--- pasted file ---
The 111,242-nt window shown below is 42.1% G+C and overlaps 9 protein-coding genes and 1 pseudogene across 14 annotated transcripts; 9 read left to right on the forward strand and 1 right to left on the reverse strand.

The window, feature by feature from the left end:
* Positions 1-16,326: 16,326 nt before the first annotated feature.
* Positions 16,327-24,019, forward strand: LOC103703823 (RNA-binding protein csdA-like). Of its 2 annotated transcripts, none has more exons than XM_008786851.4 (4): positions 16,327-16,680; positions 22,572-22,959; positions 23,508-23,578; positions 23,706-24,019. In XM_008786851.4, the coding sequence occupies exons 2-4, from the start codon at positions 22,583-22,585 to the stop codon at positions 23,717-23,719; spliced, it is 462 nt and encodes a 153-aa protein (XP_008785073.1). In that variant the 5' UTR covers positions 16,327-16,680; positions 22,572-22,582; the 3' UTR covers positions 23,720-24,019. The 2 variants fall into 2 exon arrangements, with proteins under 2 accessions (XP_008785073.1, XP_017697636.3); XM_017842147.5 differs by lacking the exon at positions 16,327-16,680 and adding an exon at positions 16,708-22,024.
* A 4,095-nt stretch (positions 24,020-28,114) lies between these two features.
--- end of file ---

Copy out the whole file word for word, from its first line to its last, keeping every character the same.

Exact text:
The 111,242-nt window shown below is 42.1% G+C and overlaps 9 protein-coding genes and 1 pseudogene across 14 annotated transcripts; 9 read left to right on the forward strand and 1 right to left on the reverse strand.

The window, feature by feature from the left end:
* Positions 1-16,326: 16,326 nt before the first annotated feature.
* Positions 16,327-24,019, forward strand: LOC103703823 (RNA-binding protein csdA-like). Of its 2 annotated transcripts, none has more exons than XM_008786851.4 (4): positions 16,327-16,680; positions 22,572-22,959; positions 23,508-23,578; positions 23,706-24,019. In XM_008786851.4, the coding sequence occupies exons 2-4, from the start codon at positions 22,583-22,585 to the stop codon at positions 23,717-23,719; spliced, it is 462 nt and encodes a 153-aa protein (XP_008785073.1). In that variant the 5' UTR covers positions 16,327-16,680; positions 22,572-22,582; the 3' UTR covers positions 23,720-24,019. The 2 variants fall into 2 exon arrangements, with proteins under 2 accessions (XP_008785073.1, XP_017697636.3); XM_017842147.5 differs by lacking the exon at positions 16,327-16,680 and adding an exon at positions 16,708-22,024.
* A 4,095-nt stretch (positions 24,020-28,114) lies between these two features.